that modern-day uranium mining is better regulated and more responsibly undertaken than in the past, effectively minimizing the risk that history will repeat itself and worsen the toxic and radioactive legacy that has gripped the Colorado Plateau since the government-driven uranium boom of the 1950s, 1960s, and 1970s.c Mining companies often claim that mines operating in the post-Atomic Era and after the creation of environmental regulations won’t pollute land, air, and water or cause cancer in communities like past uranium operations have done.
The reality however, is different. Uranium mining is inherently dangerous for land, water, and people. Once uranium is exposed to oxygen, a never-ending battle with Mother Nature begins to keep the radioactive element from finding its way into water, soil, plants, wildlife, and the bodies of human beings.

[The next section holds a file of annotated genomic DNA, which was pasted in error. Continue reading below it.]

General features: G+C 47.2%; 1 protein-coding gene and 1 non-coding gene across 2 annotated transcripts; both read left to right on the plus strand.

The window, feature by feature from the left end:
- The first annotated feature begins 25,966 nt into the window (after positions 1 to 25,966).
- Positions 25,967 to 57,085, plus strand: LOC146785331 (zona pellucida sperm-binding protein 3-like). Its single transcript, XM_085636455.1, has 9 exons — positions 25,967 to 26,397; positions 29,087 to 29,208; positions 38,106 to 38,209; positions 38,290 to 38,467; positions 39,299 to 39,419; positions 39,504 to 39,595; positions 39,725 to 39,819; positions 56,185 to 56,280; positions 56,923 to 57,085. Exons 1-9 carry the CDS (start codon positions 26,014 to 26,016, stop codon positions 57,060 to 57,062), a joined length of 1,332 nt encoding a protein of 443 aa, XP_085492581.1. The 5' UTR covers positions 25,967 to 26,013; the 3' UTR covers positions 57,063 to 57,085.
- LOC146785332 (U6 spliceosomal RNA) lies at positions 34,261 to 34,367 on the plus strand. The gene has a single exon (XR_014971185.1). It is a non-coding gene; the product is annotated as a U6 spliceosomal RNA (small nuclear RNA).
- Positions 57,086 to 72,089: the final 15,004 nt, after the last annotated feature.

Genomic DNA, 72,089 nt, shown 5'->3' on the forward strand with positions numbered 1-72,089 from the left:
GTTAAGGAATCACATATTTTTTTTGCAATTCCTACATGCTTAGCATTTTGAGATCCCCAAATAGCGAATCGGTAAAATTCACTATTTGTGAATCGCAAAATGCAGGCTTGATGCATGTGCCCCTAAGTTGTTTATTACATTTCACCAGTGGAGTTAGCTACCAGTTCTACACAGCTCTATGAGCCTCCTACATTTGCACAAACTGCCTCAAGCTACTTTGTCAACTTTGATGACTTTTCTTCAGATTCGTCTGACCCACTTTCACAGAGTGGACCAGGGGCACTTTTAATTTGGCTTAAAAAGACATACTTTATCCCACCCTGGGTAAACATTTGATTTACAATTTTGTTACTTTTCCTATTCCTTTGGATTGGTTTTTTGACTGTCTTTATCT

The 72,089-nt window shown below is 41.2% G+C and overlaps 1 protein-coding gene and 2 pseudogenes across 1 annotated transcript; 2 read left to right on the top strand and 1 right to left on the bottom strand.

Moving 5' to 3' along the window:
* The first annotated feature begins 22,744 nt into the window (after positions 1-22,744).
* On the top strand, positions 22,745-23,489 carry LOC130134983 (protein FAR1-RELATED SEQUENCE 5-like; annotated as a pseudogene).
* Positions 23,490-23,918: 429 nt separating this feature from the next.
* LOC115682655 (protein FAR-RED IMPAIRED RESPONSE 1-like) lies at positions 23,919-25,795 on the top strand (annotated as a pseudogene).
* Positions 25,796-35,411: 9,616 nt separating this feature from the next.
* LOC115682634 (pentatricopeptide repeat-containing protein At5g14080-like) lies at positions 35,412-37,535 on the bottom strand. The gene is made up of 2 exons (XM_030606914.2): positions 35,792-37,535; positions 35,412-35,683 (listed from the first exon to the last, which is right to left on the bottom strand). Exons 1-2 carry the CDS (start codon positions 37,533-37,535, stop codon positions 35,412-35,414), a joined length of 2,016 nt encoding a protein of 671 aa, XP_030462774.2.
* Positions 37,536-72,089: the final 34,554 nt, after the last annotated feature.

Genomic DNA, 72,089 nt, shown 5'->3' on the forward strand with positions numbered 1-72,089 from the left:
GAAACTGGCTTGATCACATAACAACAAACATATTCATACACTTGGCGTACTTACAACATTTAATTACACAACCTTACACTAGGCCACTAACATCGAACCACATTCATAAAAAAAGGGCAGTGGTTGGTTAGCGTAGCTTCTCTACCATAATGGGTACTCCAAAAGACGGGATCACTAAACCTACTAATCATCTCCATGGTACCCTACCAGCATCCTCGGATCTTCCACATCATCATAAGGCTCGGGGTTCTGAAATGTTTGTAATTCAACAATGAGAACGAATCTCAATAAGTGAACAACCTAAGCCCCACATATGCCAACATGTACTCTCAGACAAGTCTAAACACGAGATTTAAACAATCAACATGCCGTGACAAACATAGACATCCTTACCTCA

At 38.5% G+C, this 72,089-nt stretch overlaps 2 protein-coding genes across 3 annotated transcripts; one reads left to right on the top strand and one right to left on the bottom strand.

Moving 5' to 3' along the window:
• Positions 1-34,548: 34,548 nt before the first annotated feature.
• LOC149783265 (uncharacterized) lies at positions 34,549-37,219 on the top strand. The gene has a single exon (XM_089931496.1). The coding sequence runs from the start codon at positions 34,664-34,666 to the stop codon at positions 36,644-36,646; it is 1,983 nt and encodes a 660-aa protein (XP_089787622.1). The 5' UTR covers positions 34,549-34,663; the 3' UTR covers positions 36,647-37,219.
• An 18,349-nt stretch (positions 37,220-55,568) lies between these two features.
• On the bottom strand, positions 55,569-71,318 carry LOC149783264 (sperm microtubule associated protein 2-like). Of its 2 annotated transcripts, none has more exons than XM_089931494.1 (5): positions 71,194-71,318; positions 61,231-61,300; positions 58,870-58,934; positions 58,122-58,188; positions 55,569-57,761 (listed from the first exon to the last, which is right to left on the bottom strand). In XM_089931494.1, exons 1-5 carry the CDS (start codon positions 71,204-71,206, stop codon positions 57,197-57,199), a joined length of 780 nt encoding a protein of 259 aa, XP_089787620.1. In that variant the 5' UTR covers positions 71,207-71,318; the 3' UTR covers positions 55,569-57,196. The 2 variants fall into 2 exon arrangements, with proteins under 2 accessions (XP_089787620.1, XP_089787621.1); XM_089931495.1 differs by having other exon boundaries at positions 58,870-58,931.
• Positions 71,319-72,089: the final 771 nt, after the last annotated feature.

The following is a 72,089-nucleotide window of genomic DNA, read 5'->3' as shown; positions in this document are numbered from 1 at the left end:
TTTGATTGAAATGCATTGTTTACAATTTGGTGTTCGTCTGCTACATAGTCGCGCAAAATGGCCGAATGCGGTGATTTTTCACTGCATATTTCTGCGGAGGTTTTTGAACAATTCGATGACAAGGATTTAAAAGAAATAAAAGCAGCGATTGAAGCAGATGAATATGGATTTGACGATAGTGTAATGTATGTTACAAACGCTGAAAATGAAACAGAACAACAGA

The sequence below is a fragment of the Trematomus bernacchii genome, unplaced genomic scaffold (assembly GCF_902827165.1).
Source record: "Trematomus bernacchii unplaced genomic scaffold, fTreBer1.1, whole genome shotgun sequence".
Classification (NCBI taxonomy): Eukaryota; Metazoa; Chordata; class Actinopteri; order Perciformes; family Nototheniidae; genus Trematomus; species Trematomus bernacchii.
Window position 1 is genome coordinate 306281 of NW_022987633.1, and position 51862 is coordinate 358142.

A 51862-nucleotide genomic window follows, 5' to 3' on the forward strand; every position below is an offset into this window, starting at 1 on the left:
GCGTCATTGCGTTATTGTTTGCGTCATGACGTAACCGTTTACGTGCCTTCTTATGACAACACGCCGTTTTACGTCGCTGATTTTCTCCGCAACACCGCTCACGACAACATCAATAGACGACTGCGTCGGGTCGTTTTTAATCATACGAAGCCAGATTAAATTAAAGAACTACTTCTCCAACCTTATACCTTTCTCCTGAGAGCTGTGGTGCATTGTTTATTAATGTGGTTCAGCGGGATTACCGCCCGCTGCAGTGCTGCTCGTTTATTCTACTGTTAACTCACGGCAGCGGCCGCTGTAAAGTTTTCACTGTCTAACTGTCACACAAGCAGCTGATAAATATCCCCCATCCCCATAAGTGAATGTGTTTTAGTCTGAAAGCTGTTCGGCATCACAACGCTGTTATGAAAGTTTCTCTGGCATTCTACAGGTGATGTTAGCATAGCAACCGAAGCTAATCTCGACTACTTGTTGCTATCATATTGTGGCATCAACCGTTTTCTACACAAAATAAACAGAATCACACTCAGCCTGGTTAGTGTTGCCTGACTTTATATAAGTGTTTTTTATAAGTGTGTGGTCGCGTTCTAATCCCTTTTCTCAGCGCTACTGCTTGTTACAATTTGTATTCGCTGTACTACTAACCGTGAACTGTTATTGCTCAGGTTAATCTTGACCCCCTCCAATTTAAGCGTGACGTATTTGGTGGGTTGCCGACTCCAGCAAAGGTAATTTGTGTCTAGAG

Mining near the Grand Canyon also would mean mining right next-door to communities that today are still living with the contamination and health consequences of the last government-supported uranium boom.
Uranium Mining Doesn’t Belong Near the Grand Canyon
Uranium mining is inherently dangerous and presents risks of irreversible contamination that will impact communities and the environment long after the mines have closed and corporate managers have been paid. These risks are amplified in the Grand Canyon region as a result of complex hydrogeology that no one fully understands — not even scientists !